The Chinese money tree, also known as the Chinese money tree, is a real gem. It is playful, very pleasant and quite easy to care for.
The tree grows like crazy and then sprouts little babies, so you can share it with your friends! Every time I look at mine, I can’t help but smile. Their odd shape is unlike other plants.
The plant slowly spread through its “children,” and over the past few years it has made its way to the United States. I love learning/reading the history of this plant. You can literally track it down to its exact location and who brought it and shared it.
In addition to being an aesthetically pleasing plant, it is also very easy to care for and quite hardy! Here are some tips for taking care of piles:
I’ve found that repotting can really encourage growth — giving it some wiggle room will encourage the pups to spread out. To help prevent root rot, use a pot with a drainage hole.
If you have a pot you love and it doesn’t have holes, these drills very suitable for drilling a hole in the bottom of the earthenware pot. I love reliable people terracotta pot because they are practical and simple. Terracotta is great because it is natural clay and will let the soil breathe a bit (unlike plastic pots).
Don’t get me wrong, you can use a plastic pot or a thick enameled pot with drainage holes, but if you accidentally over-flood your water pile, terracotta will be more forgiving. because it dries a little faster. If you have a decorative pot that you love, simply stick the terracotta pot inside your decorative pot.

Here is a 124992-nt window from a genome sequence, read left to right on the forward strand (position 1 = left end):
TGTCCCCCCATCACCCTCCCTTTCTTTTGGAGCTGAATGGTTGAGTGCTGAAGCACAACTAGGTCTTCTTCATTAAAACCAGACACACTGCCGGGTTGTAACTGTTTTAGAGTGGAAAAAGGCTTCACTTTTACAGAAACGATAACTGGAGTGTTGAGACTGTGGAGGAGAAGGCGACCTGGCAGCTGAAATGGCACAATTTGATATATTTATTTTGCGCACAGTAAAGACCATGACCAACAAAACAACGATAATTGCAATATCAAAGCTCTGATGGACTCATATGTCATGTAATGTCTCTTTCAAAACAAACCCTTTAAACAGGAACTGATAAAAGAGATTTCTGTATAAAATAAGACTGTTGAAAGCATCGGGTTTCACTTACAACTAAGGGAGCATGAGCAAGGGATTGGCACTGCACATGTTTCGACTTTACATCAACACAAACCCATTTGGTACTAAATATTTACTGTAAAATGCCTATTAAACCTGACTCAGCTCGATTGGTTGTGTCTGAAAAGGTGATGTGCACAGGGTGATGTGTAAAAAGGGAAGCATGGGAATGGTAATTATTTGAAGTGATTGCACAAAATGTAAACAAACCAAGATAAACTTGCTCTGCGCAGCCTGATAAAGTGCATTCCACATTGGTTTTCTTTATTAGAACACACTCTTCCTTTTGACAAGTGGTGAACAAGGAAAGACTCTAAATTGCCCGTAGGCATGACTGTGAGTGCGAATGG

I would take the terracotta pot out of the decorative pot to water, let it drain completely, and then attach it back to the decorative pot.
To repot your pot, pour some small stone about 1 inch deep. Rocks aid in drainage and will help keep your plants from root rot. For the soil, I use a quality, well-draining potting mix.
Your local greenhouse should have this, or you can buy some at your local hardware store. My mix has a bit of fine sand in it. Where I live there are quite wet months (in southern Missouri), so the sand helps the plants dry a little faster.
You have to water your pile of water moderate, but do not over-water. They like to dry out between waterings and they don’t like being soggy. I stick my finger in the soil and lift the pot to see if it’s still heavy after the last watering.
If it feels dry to the touch, I water it again. Let it dry between watering but make sure it doesn’t dry out (it’s pretty hardy and manageable though). I water once a week.
If I check the plant and it feels like it’s still damp, I’ll wait a few more days and check again. The other day, a friend texted me a picture of her legs sagging quite a bit. We came to the conclusion that it needs to be watered. It’s been drying a little too long!
The factory will tell you what it needs and when it needs it, so you just need to keep an eye on it. I asked a local greenhouse about the lawn and watering and they said that one of the only ways to kill it is to over write.
When you water your compost pile, never let it get submerged in water. Once you’ve watered it, make sure you empty out any excess water left in your bottom plate. If the soil is wet/soggy for too long, the roots will actually rot, which can lead to plant death.
I’m prone to overwatering, and it took me a while to curb the need to “feed” (aka over-water) the plants.